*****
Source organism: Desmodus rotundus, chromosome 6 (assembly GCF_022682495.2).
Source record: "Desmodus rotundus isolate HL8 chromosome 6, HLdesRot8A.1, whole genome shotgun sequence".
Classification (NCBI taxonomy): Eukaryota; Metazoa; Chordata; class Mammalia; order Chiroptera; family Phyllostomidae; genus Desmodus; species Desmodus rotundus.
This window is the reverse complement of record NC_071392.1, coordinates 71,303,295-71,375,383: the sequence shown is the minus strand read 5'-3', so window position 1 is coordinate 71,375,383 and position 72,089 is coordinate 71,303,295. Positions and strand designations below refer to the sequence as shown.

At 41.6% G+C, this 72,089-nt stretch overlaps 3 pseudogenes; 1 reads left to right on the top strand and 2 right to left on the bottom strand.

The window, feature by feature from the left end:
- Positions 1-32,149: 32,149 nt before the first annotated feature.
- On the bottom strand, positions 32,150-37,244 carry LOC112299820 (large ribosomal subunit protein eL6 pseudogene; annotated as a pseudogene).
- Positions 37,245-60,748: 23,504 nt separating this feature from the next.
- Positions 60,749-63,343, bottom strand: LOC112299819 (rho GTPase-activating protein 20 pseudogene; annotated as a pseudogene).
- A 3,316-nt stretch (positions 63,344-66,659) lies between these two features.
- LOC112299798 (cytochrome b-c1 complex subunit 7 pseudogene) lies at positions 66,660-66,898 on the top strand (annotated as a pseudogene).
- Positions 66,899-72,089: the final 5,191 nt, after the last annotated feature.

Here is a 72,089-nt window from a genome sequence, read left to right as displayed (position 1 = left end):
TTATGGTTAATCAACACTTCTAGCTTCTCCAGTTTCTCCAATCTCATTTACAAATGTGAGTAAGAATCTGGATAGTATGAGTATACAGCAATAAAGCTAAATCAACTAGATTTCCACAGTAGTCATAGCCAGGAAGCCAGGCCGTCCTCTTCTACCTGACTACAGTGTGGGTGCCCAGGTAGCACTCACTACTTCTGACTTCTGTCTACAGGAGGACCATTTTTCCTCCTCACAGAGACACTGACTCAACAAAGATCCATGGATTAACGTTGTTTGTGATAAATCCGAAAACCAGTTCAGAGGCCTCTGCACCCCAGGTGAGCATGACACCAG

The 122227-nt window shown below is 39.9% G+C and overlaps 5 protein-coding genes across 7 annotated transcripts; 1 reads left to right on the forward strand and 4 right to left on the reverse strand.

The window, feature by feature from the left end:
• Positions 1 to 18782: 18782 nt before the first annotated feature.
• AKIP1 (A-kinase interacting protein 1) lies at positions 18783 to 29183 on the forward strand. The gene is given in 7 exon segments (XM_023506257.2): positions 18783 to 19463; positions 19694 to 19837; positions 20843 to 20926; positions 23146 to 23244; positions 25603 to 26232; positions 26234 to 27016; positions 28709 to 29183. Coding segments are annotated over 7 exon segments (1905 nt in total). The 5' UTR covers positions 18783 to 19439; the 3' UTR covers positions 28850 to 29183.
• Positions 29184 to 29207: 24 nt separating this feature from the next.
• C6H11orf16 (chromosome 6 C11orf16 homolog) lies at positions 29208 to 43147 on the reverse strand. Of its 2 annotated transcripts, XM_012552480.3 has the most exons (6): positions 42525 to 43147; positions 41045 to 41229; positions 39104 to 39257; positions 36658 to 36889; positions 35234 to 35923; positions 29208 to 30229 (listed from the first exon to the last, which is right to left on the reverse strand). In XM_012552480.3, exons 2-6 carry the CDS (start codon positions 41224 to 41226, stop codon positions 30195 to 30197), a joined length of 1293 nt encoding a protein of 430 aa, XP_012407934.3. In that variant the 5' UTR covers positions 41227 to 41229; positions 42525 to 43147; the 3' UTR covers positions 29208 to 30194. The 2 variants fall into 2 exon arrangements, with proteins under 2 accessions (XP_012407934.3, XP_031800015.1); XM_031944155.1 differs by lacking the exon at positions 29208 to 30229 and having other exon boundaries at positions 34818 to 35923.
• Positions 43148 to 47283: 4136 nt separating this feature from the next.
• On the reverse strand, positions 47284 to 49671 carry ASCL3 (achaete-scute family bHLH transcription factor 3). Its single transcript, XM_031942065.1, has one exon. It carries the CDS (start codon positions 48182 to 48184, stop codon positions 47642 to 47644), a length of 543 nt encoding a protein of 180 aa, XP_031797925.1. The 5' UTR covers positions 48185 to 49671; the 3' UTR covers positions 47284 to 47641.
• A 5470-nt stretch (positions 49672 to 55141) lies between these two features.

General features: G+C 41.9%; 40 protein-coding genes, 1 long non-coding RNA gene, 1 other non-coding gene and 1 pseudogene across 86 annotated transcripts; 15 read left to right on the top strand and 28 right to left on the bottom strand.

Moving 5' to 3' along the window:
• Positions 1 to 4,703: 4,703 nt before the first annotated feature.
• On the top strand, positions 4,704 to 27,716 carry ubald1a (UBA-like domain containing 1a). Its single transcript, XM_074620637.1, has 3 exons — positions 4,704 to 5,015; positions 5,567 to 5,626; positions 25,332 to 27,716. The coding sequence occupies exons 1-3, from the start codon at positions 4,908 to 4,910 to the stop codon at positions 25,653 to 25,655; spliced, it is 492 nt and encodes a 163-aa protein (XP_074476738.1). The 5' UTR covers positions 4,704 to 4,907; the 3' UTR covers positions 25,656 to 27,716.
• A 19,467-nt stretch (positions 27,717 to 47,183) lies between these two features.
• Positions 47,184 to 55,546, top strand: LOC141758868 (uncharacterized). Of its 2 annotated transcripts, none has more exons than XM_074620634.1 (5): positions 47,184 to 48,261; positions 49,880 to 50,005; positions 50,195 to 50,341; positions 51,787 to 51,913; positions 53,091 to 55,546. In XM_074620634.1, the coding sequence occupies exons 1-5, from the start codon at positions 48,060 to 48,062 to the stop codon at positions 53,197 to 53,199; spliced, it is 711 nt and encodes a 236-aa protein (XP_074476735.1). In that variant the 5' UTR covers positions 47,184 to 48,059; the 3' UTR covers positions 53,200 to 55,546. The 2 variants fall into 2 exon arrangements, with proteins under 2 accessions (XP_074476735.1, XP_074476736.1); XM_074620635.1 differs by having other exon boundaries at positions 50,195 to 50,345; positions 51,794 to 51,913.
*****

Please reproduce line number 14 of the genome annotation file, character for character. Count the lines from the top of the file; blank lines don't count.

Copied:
Here is a 72,089-nt window from a genome sequence, read left to right as displayed (position 1 = left end):